Companies fretting over ‘foreign agents’ label

Companies fretting over ‘foreign agents’ label
© Greg Nash

K Street is pushing back on proposals moving through Congress that would dramatically expand the work covered by foreign lobbying laws.

The legislation would, among other things, eliminate a provision that has long shielded international corporations with U.S. subsidiaries from having to file under the Foreign Agents Registration Act (FARA).

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The exemption allows private entities, like non-U.S. companies, to disclose their activities through the domestic lobbying law — known as the Lobbying Disclosure Act (LDA) — rather than register as a foreign agent, which comes with a much stricter disclosure regiment. FARA also requires disclosure of more than just lobbying, including advisory services and public relations.

While good-government groups hail the potential change, saying it would help curtail abuse, international corporations warn that being called a “foreign agent” could create the wrong impression.

Nancy McLernon, the leader of Organization for International Investment, an industry group for the U.S. subsidiaries of foreign companies, says the legislation could have “tremendous collateral impact” for her organization’s members — which include Swiss-based Nestle, South Korea-based Samsung and Budweiser-maker Anheuser-Busch, which is headquartered in Belgium.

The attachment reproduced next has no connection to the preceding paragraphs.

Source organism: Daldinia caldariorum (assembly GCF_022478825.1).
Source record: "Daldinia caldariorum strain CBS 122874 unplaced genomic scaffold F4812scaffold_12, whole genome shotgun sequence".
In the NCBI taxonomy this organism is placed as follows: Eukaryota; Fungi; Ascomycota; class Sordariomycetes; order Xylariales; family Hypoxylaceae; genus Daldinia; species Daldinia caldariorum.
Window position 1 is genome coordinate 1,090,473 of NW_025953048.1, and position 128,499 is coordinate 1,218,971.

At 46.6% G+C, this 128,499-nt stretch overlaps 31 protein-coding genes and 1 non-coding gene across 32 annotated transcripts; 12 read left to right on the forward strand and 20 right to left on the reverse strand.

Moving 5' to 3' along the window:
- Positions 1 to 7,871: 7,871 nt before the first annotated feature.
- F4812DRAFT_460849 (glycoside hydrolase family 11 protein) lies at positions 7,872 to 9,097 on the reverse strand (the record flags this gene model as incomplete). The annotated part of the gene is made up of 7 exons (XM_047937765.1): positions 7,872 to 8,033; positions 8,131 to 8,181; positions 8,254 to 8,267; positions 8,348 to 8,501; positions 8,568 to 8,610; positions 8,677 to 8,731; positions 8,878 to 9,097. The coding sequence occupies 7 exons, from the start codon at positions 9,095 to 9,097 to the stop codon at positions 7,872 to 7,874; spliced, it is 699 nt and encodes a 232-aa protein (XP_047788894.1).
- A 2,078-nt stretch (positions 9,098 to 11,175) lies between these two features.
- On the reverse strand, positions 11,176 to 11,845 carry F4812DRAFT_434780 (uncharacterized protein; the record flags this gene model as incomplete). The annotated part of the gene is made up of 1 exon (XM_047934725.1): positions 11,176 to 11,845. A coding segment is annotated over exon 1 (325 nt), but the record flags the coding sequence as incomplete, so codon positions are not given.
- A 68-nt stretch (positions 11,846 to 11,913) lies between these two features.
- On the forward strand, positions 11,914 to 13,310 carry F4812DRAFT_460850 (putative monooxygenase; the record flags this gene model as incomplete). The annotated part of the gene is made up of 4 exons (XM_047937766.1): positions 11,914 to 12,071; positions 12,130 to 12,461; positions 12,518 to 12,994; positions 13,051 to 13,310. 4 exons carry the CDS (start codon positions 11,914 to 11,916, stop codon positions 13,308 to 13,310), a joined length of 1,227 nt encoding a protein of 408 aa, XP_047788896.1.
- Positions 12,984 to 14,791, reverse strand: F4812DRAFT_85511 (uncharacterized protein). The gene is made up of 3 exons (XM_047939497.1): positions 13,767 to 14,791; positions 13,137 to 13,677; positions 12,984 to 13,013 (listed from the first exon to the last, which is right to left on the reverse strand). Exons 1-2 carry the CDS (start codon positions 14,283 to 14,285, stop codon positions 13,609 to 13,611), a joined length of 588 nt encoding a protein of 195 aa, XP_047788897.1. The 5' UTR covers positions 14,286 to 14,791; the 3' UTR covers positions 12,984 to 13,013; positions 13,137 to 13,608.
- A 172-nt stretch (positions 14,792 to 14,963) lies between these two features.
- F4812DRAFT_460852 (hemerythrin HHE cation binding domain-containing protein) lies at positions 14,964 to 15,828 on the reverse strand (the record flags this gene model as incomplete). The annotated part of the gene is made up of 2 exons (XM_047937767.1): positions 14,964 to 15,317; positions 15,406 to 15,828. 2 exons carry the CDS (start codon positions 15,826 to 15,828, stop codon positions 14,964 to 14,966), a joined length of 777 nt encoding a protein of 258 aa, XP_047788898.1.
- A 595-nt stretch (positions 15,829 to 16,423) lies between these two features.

McLernon was involved in pushing for the so-called LDA exemption when it passed in 1995.

She emphasized that the group supports the intent of the new legislation — rooting out foreign involvement in U.S. politics — but said it creates “significant unintended consequences.”

“We look forward to working with legislators to have a more laser-like focus on what they’re trying to get at,” she said. “Of course a representative for Nestle shouldn’t be considered a foreign agent.” McLernon added that U.S. subsidiaries collectively employ 7 million Americans.

FARA, a World War II-era law, has gained new prominence — and infamy —in the Trump era. Two of the president’s former aides have been indicted for undisclosed foreign lobbying, putting the spotlight on the law’s requirements.

Critics of FARA are seizing the moment, hoping the attention being paid to foreign lobbying can help them push changes to the law through Congress.